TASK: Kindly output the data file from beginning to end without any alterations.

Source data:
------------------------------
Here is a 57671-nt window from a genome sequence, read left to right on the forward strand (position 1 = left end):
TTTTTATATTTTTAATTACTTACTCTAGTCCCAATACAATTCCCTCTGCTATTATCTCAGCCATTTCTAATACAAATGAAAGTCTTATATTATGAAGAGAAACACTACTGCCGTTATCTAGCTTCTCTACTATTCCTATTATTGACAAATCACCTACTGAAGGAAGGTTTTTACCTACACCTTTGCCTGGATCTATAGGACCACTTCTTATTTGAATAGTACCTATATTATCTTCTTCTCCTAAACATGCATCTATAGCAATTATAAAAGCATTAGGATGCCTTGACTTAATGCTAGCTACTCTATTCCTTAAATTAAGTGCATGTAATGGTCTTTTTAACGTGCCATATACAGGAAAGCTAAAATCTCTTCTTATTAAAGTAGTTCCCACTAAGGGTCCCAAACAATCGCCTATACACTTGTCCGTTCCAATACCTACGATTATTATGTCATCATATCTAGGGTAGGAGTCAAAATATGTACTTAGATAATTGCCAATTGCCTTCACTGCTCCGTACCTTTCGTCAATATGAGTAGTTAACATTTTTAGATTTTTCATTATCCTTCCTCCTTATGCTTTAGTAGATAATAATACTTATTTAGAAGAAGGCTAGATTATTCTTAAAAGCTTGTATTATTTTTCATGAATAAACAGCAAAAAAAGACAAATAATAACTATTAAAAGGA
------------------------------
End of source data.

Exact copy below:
Here is a 57671-nt window from a genome sequence, read left to right on the forward strand (position 1 = left end):
TTTTTATATTTTTAATTACTTACTCTAGTCCCAATACAATTCCCTCTGCTATTATCTCAGCCATTTCTAATACAAATGAAAGTCTTATATTATGAAGAGAAACACTACTGCCGTTATCTAGCTTCTCTACTATTCCTATTATTGACAAATCACCTACTGAAGGAAGGTTTTTACCTACACCTTTGCCTGGATCTATAGGACCACTTCTTATTTGAATAGTACCTATATTATCTTCTTCTCCTAAACATGCATCTATAGCAATTATAAAAGCATTAGGATGCCTTGACTTAATGCTAGCTACTCTATTCCTTAAATTAAGTGCATGTAATGGTCTTTTTAACGTGCCATATACAGGAAAGCTAAAATCTCTTCTTATTAAAGTAGTTCCCACTAAGGGTCCCAAACAATCGCCTATACACTTGTCCGTTCCAATACCTACGATTATTATGTCATCATATCTAGGGTAGGAGTCAAAATATGTACTTAGATAATTGCCAATTGCCTTCACTGCTCCGTACCTTTCGTCAATATGAGTAGTTAACATTTTTAGATTTTTCATTATCCTTCCTCCTTATGCTTTAGTAGATAATAATACTTATTTAGAAGAAGGCTAGATTATTCTTAAAAGCTTGTATTATTTTTCATGAATAAACAGCAAAAAAAGACAAATAATAACTATTAAAAGGA